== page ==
Stop Hate

May 27, 2012
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I had my bully, and it was excruciating. Not only the bully, but the intimidation I felt.
-Robert Cormier

It hurts when you can’t be yourself, when you’re so afraid of the repercussions so afraid that what you might say or do might give you away for who you truly are, so afraid of every one and every thing so afraid of… you. Bullying is something many of us have faced, in fact, it is estimated that 160,000 children miss school every day due to fear of attack or intimidation by other students, so says the National Education Association. Bullying is not just a “big kid” issue in high schools, 90% of 4th through 8th graders report being victims of bullying, it starts young and bullying transcends race, gender, and sexual orientation, every one gets bullied even the bullies?

If the majority of people have been bullied in middle school and elementary then, why does it continue to be such a big issue in high schools, it turns out that 86% of students said, “other kids picking on them, making fun of them or bullying them, causes teenagers to turn to lethal violence in the schools.” It is a fact that most people who bring guns and other weapons to school are focused on “getting back” at those who have hurt them, however it’s harder for people to relate to a situation when there is nothing to relate to.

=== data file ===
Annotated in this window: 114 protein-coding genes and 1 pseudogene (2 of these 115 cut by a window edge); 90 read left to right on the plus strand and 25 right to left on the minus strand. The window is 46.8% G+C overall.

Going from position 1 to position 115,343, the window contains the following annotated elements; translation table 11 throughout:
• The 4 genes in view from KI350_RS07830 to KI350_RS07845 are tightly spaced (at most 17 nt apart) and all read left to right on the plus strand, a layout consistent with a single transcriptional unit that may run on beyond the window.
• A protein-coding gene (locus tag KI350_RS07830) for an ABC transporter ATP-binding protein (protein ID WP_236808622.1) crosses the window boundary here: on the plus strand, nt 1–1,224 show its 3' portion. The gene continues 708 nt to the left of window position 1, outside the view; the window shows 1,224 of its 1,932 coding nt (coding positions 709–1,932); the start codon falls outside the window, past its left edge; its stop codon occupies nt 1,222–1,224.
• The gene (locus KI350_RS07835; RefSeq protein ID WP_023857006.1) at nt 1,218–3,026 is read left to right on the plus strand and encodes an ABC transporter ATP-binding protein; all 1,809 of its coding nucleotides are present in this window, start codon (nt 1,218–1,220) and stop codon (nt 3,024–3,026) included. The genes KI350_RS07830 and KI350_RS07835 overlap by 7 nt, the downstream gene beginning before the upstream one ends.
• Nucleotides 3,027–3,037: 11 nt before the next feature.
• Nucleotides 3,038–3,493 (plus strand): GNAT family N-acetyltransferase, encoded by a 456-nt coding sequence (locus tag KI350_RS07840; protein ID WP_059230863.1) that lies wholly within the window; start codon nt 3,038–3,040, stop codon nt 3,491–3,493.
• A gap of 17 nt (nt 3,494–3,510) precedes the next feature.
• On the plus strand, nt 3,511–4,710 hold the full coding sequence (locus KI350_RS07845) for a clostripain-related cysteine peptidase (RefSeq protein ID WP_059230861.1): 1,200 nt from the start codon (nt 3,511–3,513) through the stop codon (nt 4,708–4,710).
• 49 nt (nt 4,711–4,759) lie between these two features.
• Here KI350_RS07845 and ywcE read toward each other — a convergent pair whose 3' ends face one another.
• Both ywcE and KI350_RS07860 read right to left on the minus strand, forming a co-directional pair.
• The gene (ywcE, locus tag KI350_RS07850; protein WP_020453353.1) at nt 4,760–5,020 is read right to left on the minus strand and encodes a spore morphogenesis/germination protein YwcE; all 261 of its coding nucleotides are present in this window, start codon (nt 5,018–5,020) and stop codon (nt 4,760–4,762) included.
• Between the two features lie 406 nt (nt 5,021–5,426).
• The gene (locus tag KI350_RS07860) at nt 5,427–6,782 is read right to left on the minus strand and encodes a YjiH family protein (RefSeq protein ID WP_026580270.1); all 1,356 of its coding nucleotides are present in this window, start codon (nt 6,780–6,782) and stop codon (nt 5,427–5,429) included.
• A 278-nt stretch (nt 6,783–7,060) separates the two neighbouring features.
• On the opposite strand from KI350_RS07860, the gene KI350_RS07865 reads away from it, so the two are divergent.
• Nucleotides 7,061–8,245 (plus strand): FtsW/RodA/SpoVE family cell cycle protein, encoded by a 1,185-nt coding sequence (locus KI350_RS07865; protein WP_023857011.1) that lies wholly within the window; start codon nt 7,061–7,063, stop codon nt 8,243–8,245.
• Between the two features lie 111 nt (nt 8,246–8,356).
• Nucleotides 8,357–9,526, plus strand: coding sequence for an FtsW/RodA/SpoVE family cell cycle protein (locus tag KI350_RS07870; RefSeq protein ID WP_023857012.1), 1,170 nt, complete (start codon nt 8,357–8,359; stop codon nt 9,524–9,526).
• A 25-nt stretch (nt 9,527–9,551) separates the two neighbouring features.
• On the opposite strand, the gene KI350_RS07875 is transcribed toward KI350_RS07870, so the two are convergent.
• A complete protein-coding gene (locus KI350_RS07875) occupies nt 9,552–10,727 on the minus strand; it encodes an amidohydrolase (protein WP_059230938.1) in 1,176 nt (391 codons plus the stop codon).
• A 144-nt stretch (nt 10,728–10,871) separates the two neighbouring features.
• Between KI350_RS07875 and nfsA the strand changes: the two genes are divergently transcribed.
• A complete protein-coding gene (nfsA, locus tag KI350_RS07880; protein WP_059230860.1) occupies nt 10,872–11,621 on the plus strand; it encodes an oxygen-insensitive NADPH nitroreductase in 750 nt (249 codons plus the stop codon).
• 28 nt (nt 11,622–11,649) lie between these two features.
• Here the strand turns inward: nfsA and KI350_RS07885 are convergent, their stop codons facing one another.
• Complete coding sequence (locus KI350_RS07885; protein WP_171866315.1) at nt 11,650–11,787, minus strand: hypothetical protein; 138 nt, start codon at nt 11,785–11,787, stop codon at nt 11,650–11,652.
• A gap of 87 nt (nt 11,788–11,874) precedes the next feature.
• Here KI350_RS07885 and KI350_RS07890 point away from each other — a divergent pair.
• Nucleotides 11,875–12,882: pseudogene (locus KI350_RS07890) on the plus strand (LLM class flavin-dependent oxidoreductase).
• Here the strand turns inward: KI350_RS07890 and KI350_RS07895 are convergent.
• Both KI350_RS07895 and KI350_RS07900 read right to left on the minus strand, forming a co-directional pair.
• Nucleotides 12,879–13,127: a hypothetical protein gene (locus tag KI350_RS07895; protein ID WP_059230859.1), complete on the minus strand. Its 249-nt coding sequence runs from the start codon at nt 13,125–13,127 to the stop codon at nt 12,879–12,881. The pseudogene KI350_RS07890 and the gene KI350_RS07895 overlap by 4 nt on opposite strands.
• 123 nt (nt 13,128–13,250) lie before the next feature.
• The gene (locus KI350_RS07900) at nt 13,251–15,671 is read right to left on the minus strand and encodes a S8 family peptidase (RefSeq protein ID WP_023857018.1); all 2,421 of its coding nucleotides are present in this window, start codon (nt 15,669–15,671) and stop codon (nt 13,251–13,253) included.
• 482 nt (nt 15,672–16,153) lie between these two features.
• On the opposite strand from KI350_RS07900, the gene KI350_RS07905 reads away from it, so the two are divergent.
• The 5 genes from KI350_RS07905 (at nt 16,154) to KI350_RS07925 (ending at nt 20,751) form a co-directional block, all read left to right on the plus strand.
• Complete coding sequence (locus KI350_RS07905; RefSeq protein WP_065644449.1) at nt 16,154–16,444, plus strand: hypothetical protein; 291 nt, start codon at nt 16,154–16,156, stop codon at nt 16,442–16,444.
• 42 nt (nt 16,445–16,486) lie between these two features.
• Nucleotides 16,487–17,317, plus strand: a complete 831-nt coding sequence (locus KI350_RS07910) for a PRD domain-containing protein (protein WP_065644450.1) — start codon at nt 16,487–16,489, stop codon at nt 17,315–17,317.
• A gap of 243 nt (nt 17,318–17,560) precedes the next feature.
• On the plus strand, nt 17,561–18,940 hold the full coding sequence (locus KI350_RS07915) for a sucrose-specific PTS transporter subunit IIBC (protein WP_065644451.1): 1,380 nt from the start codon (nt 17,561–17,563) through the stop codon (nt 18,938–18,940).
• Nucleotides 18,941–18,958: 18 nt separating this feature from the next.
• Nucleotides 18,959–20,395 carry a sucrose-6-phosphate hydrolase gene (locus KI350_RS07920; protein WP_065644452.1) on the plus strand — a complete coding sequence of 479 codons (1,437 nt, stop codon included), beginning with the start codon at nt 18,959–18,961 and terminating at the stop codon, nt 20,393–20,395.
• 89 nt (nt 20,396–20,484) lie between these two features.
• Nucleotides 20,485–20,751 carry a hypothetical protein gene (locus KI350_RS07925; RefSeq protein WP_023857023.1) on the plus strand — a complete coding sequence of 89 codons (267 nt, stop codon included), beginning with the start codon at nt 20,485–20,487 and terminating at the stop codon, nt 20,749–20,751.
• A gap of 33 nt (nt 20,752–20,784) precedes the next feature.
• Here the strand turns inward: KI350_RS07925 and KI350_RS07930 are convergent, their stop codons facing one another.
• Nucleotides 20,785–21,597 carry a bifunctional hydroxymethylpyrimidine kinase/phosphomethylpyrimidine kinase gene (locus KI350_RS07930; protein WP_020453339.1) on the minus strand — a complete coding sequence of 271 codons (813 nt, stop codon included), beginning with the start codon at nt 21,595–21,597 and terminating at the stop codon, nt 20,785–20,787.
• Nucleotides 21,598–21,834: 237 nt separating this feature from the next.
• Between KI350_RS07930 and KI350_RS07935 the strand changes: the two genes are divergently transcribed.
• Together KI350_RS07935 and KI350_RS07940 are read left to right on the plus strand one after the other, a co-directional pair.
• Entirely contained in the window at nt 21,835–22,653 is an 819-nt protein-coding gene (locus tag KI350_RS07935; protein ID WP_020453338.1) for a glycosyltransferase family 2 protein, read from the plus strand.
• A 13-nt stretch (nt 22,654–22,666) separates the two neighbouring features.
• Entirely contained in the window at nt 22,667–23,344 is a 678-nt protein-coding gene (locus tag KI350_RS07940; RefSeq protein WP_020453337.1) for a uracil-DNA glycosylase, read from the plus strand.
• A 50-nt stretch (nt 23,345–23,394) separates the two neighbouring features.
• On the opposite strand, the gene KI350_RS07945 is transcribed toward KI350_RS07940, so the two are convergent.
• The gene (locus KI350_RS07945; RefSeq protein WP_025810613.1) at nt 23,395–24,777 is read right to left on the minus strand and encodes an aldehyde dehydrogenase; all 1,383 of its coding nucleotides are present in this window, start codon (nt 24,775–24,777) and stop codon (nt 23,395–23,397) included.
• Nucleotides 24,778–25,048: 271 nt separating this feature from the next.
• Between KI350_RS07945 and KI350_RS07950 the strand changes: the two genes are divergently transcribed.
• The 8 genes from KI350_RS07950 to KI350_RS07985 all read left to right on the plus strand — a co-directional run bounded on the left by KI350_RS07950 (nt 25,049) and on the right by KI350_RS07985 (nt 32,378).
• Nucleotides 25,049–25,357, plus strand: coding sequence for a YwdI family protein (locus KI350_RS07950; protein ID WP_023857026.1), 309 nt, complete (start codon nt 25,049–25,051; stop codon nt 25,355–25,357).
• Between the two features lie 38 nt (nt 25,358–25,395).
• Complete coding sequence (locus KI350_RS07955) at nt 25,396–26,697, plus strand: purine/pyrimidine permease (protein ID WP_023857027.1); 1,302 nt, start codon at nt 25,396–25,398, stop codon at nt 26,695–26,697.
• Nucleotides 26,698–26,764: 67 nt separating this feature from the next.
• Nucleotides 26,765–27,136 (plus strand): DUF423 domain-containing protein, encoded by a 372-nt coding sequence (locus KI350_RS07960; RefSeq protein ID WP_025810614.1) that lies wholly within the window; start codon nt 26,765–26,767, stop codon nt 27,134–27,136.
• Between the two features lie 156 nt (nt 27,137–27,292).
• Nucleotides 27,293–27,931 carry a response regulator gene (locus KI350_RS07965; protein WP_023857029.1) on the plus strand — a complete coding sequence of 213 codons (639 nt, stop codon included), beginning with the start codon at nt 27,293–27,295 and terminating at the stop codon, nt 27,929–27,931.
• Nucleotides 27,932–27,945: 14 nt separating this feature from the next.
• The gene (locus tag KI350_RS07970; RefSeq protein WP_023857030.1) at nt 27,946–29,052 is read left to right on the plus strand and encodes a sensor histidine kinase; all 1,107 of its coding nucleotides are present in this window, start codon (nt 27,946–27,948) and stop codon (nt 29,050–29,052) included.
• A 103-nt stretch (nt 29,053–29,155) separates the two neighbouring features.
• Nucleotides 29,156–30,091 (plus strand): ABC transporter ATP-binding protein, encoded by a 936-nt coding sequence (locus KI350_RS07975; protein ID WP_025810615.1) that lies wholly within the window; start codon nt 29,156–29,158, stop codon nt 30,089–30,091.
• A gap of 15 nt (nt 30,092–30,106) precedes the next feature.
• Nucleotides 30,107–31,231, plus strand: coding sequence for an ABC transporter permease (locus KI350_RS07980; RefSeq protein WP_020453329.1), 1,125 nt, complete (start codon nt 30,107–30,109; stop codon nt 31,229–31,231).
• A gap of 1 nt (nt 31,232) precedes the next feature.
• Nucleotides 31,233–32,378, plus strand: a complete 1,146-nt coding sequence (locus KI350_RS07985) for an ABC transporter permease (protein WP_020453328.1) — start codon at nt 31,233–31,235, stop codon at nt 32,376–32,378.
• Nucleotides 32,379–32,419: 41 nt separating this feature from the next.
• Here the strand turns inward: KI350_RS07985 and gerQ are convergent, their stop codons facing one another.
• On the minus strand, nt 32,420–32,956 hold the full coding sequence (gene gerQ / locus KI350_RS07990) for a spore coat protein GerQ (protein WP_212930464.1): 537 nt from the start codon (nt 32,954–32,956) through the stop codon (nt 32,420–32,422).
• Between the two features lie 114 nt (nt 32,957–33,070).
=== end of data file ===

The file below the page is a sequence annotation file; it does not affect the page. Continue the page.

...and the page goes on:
“A caged bird stands on the grave of dreams”
-Maya Angelou

I feel like I’m growing up in a time when bullying is it’s own “art form” we’re not free from begets and yet it’s not socially acceptable to go around berating one and other. I feel as if bullying has become, if it wasn’t already, an under the table practice. I grew up in a small town in Wisconsin, Where I was one of 3 black people (my sister, My self and my sister’s friend) I was accustomed to “white” life. It was a bit of culture shock to go from a town of 2,000 people to having schools with that many kids crammed inside them, but shocked me most was peoples expectations of me to be “black” I would talk to my friends with “correct” grammar and be looked down on and called an “Oreo” or they’d just say “your so white”. What I remember most is I met a friend through a friend and we became very close but after I came out to him he would always call me his “Little Gay Oreo”, it’s those things that stuck with me, I do remember the first time I was called a n***** on the bus, but when you feel trapped inside yourself and some one validates just how powerless you feel inside your body and there’s nothing you can do, that’s worse than any insult any one could hurl at you. Bullying is a major political issue that you can address on a local state and federal level.

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